There is a boat in the French city of Bergerac called “Carpe Diem”. It takes groups of visitors on hour long trips up and down the Dordogne river. A guide tells the history of the city, points out the waterside architectural features and helps the trippers appreciate the beauty of the nature that is all around them. Having travelled twice on the trip, and seen a kingfisher on both occasions, it seems a wonderful way to pass an hour. Of course, had I understood the boat’s name, I would have understood that every hour should be spent in the best way possible, that there shouldn’t be a moment wasted waiting for something to happen.
It was at least ten years after the first boat trip that I looked up “carpe diem”. We never studied Latin so never encountered the Roman poet Horace who wrote, “Carpe diem quam minimum credula postero.” Translated into English, Horace’s words are, “Seize the day, putting as little trust as possible in the future”. Horace’s words run contrary to the spirit of our times where political uncertainty and economic crisis have contributed to an attitude where almost every trust is placed in the future – aspirations, plans, savings, investments – we have become a people inclined to entrust as much as possible to the future. Even going on the boat trip for a second time was something left to the future, it was fifteen years between the first trip in 1999 and the second in 2014, despite being in the area five times in the intervening period.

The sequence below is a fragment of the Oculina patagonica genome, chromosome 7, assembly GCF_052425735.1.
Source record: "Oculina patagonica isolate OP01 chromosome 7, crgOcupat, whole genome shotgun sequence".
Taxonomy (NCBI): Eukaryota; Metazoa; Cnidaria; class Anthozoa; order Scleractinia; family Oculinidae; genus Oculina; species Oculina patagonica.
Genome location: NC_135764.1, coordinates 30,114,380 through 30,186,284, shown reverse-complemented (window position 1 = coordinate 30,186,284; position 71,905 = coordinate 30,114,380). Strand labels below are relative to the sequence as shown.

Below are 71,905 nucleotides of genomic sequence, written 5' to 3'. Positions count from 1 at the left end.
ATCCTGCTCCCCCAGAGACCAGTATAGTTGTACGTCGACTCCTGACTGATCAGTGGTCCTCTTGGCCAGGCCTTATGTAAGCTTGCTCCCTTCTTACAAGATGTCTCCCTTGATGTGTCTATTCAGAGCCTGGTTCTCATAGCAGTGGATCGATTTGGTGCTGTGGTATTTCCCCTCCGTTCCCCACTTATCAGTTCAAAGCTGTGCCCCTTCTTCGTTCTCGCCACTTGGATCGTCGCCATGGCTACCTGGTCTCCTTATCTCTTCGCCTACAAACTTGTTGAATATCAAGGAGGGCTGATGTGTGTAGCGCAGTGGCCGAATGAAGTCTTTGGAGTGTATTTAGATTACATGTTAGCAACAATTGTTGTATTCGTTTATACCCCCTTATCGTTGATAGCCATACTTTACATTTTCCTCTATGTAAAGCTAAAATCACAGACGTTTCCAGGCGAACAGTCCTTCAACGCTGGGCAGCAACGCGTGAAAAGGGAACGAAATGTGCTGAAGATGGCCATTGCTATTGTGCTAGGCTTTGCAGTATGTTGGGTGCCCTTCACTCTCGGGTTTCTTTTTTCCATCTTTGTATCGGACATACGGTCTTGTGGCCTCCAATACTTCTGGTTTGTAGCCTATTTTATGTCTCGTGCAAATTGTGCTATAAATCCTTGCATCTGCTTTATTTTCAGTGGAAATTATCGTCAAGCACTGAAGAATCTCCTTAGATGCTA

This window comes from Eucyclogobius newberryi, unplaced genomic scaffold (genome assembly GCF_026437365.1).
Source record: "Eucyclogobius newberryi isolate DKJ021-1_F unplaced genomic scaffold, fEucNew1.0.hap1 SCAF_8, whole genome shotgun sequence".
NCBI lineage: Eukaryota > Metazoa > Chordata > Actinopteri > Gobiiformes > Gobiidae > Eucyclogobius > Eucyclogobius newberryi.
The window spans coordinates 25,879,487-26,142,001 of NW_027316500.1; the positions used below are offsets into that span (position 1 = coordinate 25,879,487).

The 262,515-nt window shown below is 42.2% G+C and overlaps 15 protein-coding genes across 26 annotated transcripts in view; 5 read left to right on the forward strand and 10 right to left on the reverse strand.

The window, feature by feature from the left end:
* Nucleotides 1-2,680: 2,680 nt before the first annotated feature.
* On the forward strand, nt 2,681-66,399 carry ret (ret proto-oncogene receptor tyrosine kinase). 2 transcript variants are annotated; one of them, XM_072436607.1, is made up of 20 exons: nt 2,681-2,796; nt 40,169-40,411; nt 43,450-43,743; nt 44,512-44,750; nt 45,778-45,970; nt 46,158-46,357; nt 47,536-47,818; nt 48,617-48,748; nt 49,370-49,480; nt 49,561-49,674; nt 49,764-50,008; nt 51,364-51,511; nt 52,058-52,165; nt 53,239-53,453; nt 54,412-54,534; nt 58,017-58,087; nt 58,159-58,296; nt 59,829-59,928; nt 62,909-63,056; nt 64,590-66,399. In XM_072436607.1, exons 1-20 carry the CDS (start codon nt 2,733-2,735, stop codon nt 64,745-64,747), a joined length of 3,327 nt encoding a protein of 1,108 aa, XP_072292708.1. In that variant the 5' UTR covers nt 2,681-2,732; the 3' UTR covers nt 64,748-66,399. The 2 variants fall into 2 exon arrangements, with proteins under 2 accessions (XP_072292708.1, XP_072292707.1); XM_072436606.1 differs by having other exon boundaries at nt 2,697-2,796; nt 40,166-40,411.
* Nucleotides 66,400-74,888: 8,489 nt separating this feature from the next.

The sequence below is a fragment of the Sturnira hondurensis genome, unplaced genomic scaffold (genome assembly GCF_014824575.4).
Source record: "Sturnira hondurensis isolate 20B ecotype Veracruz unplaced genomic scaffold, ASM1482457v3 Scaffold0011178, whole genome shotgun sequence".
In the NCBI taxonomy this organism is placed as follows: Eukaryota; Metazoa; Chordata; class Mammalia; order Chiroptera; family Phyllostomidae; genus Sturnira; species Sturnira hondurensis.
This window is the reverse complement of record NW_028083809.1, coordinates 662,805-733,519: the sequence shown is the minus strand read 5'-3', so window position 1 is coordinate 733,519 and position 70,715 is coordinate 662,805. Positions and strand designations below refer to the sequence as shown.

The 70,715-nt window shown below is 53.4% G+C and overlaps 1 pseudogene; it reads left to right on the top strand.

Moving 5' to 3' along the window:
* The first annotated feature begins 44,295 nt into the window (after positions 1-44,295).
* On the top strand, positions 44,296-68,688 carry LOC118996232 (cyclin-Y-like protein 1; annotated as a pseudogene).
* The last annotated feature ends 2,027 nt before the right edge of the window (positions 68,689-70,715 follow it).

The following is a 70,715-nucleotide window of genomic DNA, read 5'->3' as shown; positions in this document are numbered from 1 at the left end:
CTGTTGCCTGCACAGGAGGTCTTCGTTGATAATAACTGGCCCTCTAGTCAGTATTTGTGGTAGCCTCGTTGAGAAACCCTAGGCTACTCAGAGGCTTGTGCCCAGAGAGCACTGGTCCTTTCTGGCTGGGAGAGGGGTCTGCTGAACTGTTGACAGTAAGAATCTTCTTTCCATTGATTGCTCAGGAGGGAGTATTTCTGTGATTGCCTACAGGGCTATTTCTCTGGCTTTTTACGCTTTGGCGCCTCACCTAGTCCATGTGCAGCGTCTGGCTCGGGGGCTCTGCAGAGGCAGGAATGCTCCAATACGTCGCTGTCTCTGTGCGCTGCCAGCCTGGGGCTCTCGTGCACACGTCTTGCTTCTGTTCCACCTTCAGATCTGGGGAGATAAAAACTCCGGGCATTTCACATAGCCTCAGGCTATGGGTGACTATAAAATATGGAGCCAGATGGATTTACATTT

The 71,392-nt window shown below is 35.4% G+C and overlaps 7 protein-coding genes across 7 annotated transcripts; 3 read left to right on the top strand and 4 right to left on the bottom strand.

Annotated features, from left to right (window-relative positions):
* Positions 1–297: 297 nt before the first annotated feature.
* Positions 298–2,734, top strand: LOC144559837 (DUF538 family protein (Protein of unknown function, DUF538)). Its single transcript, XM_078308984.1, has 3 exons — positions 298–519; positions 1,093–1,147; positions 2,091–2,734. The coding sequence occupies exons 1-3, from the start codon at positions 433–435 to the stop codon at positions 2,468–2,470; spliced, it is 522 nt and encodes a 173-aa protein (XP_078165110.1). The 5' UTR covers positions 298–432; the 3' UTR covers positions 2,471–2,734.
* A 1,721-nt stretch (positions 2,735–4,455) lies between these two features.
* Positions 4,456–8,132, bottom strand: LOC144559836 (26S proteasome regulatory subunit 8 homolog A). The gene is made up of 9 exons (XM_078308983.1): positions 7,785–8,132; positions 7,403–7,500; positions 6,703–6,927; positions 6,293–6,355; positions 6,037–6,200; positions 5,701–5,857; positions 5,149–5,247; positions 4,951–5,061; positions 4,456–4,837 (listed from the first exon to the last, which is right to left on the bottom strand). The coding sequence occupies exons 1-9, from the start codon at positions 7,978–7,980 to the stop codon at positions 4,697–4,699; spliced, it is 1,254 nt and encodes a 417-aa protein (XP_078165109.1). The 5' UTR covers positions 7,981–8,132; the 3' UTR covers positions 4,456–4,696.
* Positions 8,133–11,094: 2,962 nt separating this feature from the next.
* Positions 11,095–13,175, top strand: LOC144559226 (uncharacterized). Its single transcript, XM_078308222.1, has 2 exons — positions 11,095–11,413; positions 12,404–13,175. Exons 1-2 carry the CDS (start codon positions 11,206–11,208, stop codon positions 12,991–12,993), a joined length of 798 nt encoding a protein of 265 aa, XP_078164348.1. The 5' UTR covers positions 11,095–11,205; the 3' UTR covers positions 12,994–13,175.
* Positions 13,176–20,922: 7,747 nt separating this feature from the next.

Life is lived as if an indefinite future stretches out ahead of us; only occasionally are we jolted from our complacency. Walking down Dublin’s Camden Street this morning, a piece of art on a gable wall caught the eye: in large white letters on a blue background, “U ARE ALIVE*” and in smaller letters beneath, “*Avail of this ‘once in a lifetime’ opportunity”.
There is an urgency in the piece, even with the humorous suggestion that life is like some retail special offer, there is an exhortation to being aware of the here and now, and to live life in the present. Horace would presumably have identified with such sentiments. He doesn’t just say live in the here and now, he says “seize” it.
Of course, we might smile at such a bold piece of art; we might think it interesting that a Latin poet had expressed such sentiments; we might think more frequent boat trips would be desirable, but do we do a single thing about it?
There are so many things about the future that cause us to worry that we have not time to avail of the offer of today.